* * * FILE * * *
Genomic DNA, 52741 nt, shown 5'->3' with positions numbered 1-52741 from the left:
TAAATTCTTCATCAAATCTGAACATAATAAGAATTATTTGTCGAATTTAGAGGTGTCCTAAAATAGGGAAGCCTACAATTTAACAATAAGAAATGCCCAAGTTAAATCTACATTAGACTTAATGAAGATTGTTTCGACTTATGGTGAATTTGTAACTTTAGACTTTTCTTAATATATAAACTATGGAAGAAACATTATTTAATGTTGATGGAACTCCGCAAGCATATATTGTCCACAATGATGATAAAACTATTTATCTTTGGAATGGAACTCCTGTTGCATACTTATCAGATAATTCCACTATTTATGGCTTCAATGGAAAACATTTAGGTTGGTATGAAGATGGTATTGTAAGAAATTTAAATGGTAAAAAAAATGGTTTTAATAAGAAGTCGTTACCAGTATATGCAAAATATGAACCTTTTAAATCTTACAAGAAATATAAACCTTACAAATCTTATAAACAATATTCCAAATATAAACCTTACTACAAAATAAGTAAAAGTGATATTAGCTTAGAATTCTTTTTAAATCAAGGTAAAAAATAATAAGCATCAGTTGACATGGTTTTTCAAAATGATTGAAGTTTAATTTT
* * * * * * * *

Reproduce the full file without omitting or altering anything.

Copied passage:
Genomic DNA, 52741 nt, shown 5'->3' with positions numbered 1-52741 from the left:
TAAATTCTTCATCAAATCTGAACATAATAAGAATTATTTGTCGAATTTAGAGGTGTCCTAAAATAGGGAAGCCTACAATTTAACAATAAGAAATGCCCAAGTTAAATCTACATTAGACTTAATGAAGATTGTTTCGACTTATGGTGAATTTGTAACTTTAGACTTTTCTTAATATATAAACTATGGAAGAAACATTATTTAATGTTGATGGAACTCCGCAAGCATATATTGTCCACAATGATGATAAAACTATTTATCTTTGGAATGGAACTCCTGTTGCATACTTATCAGATAATTCCACTATTTATGGCTTCAATGGAAAACATTTAGGTTGGTATGAAGATGGTATTGTAAGAAATTTAAATGGTAAAAAAAATGGTTTTAATAAGAAGTCGTTACCAGTATATGCAAAATATGAACCTTTTAAATCTTACAAGAAATATAAACCTTACAAATCTTATAAACAATATTCCAAATATAAACCTTACTACAAAATAAGTAAAAGTGATATTAGCTTAGAATTCTTTTTAAATCAAGGTAAAAAATAATAAGCATCAGTTGACATGGTTTTTCAAAATGATTGAAGTTTAATTTT